'Knowing Your Value': An MSNBC Host Tells Women They're Doing It Wrong

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Understanding the mixed messages in Mika Brzezinski's new advice book for women in the workplace

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Weinstein Books

You're doing it wrong. This is a message most women receive from about age 6 until, presumably, death. After decades of learning that being ourselves is tantamount to inviting failure, whether in love, friendship, parenting, career, or overall happiness, we can only assume that we'll recline on our deathbeds and be informed that, over the course of our last few minutes on this mortal coil, we've been far too "clingy" (Not the best way to get people to mourn your passing!), yet much too "bossy" and "overbearing" with the nursing staff (You catch more bees with honey!), and also so "controlling" (Stop trying to influence how your children remember you! For godsakes, let it go!) and "neurotic" (It's just death, everybody does it. You're overthinking this!) and too "emotional" (Can't you see that you're making your children uncomfortable?) but also too "cold" (Seriously, when was the last time you gave your husband a blow job?) and too "vain" (I can't believe you're trying to hide your bed pan at a time like this!) but also too "resigned" (That hospital gown isn't doing you any favors!). We will say goodbye to our friends and family knowing one thing, beyond a shadow of a doubt: They're just not that into us.

In her new book, Knowing Your Value: Women, Money, and Getting What You're Worth, Mika Brzezinski, cohost of MSNBC's Morning Joe, urges women to ask for the raises they deserve. Although the book is well written and packed with pragmatic advice, it might just as easily be titled, You're Doing It Wrong Again, Dummy. Naturally we already understand the basic thrust here, and it appeals directly to some part of our lizard brains, the part that's been conditioned to sizzle and spark at the sound of certain words, words like "self-sabotage!" and "wrong!" and "bad!" We've heard these same directives over and over again during the course of our lifetimes, after all, sometimes with the derogatory tone, sometimes with a nurturing, hand-holding, ya-ya sisterhood tone in its place. From Women Who Love Too Much to Lies Women Believe to Nice Girls Don't Get The Corner Office, books about how women mess up their lives have crowded our bookshelves for decades. Brzezinski's missive combines the two messages common to these books: 1.) Stop being yourself, at all costs. And 2.) You go, girl!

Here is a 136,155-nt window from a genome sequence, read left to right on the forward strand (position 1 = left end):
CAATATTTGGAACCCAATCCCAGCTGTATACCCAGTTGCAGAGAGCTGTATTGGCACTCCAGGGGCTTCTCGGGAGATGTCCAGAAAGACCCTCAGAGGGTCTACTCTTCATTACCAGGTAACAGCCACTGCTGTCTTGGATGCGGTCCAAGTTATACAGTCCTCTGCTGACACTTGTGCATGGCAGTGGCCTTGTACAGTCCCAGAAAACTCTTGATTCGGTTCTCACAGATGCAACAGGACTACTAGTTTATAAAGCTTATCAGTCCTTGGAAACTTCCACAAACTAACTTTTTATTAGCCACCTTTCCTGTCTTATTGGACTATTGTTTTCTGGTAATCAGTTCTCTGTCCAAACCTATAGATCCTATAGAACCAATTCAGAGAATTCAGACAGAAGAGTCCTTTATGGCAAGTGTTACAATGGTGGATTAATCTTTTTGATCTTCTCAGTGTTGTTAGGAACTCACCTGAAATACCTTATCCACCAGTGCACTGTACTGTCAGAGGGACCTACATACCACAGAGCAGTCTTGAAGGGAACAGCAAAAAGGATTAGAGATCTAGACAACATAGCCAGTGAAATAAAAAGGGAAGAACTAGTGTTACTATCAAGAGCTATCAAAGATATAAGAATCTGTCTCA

More specifically, Brzezinski asserts that women are self-sabotaging because they a.) don't ask for what they want and need at work because they b.) feel lucky just to have the job and c.) place a lot of emphasis on feeling appreciated and needed, plus they d.) assume that if they work very hard and make themselves invaluable, that someone up above will notice and then they'll be rewarded for it. In other words, women are polite, grateful, considerate, and hard-working and they believe that these are qualities that will make them successful in the modern workplace. Ha ha ha ha! What fools!

In response to her own work woes (she fought for a raise from NBC for years, and still reports that she's paid much less than cohost Joe Scarborough), Brzezinski solicits input from a long list of successful professionals in her book, from Newsweek/Daily Beast editor Tina Brown to money guru Suze Orman to businessman and birther Donald Trump. Most agree with Brzezinski that the workplace can be a tough place for women. So why does the conversation shift so quickly from What's Wrong With The Workplace to What's Wrong With Women? "We are our own worst enemy," Obama senior advisor Valerie Jarrett tells Brzezinski. "Somehow it's unseemly for women to promote themselves. We think that there's a meritocracy that's hierarchical, and the people at the top make the decisions about what promotions are based on." Hold on there. Shouldn't the workplace be a hierarchical meritocracy, ideally? Can we at least take a second to mourn the fact that it isn't, before we explore the folds of our ignorance yet again?

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Heather Havrilesky is the author of the memoir Disaster Preparedness, published by Riverhead Books in January 2011. She was TV critic at Salon.com for 7 years and co-created the cartoon Filler for Suck.com. More

Heather Havrilesky is the author of the memoir Disaster Preparedness, published by Riverhead Books in January 2011. She was TV critic at Salon.com for 7 years and co-created the cartoon Filler for Suck.com. She has contributed to NPR's "All Things Considered" and has written for numerous publications, including the New York Times, Bookforum, the Los Angeles Times, New York magazine, Washington Post's Book World and The Awl. She lives in Los Angeles with her husband and two daughters.
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